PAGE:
Why getting rid of net neutrality will reduce citizens’ freedom
By GRACE WINFIELD
Ajit Pai, the Federal Communications Commission chairman, recently issued his “Restoring Internet Freedom Order”, a plan that would overturn Obama-era regulations regarding net neutrality. Though party affiliation should not affect opinions on this matter, it affects everyone. On Dec. 14, the proposal will be voted upon by Commissioners, and every internet user should be concerned.
The internet contains an abundance of sources, where information and entertainment are provided in a number of seconds. The internet’s quick and reliable availability is undoubtedly what makes it so remarkable, but that is all about to change under Pai’s proposal threatening net neutrality.
Explained by Kelsey D. Atherton in a PopSci article, net neutrality “governs the behavior of Internet Service Providers…without neutrality, an ISP could instead dictate usage terms to both sites and to users.” ISPs are supposed to indiscriminately direct users to webpages, no matter what the request entails, (i.e. Netflix, Instagram, cooking blogs, anything you could ever want to access on the internet) which is why this decision is more personal than you may have thought.
According to the FCC’s website, Pai is a proud supporter of Internet Service Providers’ independent regulation, as well as broadband accessibility. These ISPs include telcos, such as Verizon and AT&T, and broadband providers such as Comcast and Charter. Interestingly enough, Pai previously worked for Verizon Communications Inc. as Associate General Counsel from 2001-2003. This is concerning because Pai’s past employment indicates a potential bias towards these providers. Pai was appointed Commissioner at the FCC by Barack Obama and was confirmed unanimously by the United States Senate in May 2012. As of January 2017, he has been designated Chairman by President Donald Trump.
Nelson Granados, a Forbes journalist who specializes in digital trending, predicted in March that within one year the net neutrality rules would be rolled back either fully or partially. Ajit Pai’s announcement only confirmed his assumptions. According to Granados, “the full rollback means the rules are scrapped in their totality, while the partial rollback takes away the classification of ISPs as utilities or common carriers.”
Ajit Pai’s “Restoring Internet Freedom Order” proposal is neither restoring or freeing. Repealing net neutrality provisions and reclassifying broadband providers from common carriers to information services gives providers the power to restrict internet access unless sites and consumers are willing to pay for their content to be readily accessible. If Verizon, for example, wants to block content, charge sites to be viewable on its network, or create paid fast lanes, the company is only accountable to provide its subscribers with a warning in their contract’s fine print.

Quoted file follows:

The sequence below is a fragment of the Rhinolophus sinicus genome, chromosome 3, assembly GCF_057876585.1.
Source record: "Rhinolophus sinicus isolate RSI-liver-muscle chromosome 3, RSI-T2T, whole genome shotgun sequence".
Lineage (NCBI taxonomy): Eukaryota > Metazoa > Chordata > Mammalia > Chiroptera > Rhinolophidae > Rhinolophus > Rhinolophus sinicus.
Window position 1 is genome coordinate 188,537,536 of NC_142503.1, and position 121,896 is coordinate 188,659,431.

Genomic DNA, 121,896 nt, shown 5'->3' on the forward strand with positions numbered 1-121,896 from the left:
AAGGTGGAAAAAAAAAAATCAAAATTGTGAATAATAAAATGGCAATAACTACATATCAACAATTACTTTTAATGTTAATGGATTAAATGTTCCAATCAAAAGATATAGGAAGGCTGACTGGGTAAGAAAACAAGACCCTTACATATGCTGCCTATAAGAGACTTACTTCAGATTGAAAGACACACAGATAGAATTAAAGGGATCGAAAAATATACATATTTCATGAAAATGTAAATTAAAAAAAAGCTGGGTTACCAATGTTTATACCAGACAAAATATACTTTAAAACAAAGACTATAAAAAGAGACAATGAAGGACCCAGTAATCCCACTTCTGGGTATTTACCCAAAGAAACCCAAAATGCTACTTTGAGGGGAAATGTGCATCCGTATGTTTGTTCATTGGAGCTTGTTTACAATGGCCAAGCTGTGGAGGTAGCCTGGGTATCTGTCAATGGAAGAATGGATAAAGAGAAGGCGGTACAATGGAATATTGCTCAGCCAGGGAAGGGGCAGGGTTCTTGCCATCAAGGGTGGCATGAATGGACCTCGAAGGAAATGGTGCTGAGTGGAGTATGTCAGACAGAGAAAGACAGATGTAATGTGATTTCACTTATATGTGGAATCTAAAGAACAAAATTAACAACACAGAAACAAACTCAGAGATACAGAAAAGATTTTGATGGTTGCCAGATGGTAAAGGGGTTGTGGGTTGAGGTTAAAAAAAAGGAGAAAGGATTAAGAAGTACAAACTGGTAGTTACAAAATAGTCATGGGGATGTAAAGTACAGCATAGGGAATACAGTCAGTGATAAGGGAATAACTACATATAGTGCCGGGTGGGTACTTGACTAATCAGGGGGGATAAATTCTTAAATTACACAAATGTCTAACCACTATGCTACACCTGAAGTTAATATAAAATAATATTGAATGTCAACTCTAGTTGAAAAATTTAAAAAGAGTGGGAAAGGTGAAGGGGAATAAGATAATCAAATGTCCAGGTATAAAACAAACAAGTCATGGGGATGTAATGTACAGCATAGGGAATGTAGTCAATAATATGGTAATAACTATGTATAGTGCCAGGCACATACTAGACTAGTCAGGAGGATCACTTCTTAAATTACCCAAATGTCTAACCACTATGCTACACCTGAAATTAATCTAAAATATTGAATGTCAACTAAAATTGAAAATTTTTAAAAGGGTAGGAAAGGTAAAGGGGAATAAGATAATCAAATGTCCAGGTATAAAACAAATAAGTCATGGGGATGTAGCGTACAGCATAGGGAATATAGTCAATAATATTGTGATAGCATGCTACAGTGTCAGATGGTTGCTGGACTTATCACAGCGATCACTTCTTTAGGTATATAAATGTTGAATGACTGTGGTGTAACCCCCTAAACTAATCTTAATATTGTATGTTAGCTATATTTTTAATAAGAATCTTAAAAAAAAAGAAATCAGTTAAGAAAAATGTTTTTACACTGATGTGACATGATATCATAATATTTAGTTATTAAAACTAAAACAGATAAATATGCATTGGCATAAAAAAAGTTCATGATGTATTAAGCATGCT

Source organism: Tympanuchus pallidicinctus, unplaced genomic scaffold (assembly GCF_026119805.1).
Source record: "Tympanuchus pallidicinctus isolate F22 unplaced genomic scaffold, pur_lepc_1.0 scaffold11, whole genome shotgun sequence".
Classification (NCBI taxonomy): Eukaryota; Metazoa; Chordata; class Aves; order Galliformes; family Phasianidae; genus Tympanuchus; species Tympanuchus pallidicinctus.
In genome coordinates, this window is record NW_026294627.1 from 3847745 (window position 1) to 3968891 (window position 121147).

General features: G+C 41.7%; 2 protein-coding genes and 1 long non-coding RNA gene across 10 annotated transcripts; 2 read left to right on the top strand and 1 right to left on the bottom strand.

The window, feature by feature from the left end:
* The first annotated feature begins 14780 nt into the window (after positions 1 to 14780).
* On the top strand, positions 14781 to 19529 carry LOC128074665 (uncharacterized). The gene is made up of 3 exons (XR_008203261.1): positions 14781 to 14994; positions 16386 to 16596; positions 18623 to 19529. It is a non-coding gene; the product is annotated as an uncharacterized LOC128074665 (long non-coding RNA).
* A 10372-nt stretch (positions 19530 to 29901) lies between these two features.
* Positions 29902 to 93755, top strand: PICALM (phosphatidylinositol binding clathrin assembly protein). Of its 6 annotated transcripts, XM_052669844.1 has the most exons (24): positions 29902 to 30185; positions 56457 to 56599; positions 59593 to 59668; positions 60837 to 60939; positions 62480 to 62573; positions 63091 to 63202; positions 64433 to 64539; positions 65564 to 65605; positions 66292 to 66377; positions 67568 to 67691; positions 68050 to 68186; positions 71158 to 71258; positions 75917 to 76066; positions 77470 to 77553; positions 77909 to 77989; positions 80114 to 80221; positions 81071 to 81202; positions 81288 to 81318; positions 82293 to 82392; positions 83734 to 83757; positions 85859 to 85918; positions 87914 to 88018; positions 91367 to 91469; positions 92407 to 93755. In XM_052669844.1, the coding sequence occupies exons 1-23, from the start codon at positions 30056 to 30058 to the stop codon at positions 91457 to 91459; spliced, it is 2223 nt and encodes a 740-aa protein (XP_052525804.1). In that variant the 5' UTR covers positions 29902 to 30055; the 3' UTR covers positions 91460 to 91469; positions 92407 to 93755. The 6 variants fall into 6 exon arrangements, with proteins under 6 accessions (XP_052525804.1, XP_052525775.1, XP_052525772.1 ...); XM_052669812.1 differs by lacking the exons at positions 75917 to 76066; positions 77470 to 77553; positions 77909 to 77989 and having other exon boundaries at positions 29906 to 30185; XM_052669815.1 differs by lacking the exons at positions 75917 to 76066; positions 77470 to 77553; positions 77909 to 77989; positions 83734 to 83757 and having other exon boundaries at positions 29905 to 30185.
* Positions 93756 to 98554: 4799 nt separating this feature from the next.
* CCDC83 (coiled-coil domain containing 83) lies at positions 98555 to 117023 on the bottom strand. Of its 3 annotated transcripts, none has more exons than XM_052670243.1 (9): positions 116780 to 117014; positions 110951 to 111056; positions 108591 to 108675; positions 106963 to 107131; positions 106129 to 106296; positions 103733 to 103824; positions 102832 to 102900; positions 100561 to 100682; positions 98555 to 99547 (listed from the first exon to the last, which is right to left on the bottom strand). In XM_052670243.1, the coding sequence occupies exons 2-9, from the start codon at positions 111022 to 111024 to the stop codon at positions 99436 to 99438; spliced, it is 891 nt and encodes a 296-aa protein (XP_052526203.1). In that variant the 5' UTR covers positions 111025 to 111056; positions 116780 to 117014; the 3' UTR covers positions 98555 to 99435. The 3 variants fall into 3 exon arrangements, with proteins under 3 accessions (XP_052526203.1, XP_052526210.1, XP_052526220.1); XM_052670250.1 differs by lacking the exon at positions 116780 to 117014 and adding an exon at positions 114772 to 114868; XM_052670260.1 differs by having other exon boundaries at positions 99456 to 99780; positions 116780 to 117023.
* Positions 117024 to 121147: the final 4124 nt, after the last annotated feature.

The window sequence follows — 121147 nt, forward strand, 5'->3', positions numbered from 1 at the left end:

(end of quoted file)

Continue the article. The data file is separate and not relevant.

The proposal’s motive can be described as a greedy, capitalistic idea that ensures ISPs success and profit through unfair consumer and company charges. To put it into perspective, with this vote’s passing, ISPs could charge customers more money to stream Netflix, and at the same time charge Netflix to ensure their video streaming is as fast as competitors, such as YouTube, Hulu, or Amazon. They could also block or slow down accessibility on different sites such as Instagram or personal blogs, as well as slowing video streaming services varying from Hulu to porn sites all depending on how much money the consumer and/or the company is willing to bribe the ISPs with.
The internet should not be involved in the free market system. Without government interference, ISPs could soon take control of the internet as we know it all by naming a price. Sure, capitalism gives us the liberty to produce and consume what we want rather than the government deciding for us; it limits the government from having total control on our lives. However, is corporate control, and corruption, any better? Capitalism divides society in lines of economic competency, which breeds into class division, automatically presenting concern amongst lower and middle-class patrons. For example, high school and college students are often expected to be able to access and provide a multitude of sources for their classes and coursework, though paying for these sites presents great conflict. Pai’s limit of internet resources for the intent of profit is shameful and only contributes to the commercialization of education that students already succumb to.
While the claim that less government control means more freedom in decision-making for consumers, where is the freedom in paying for access to information that is rightfully ours? Just as anyone is welcome to a library’s resources, anyone should be able to utilize the internet in whatever way they desire. The internet’s purpose is to transfer information across the web as quickly as possible, no matter the content, no matter the user.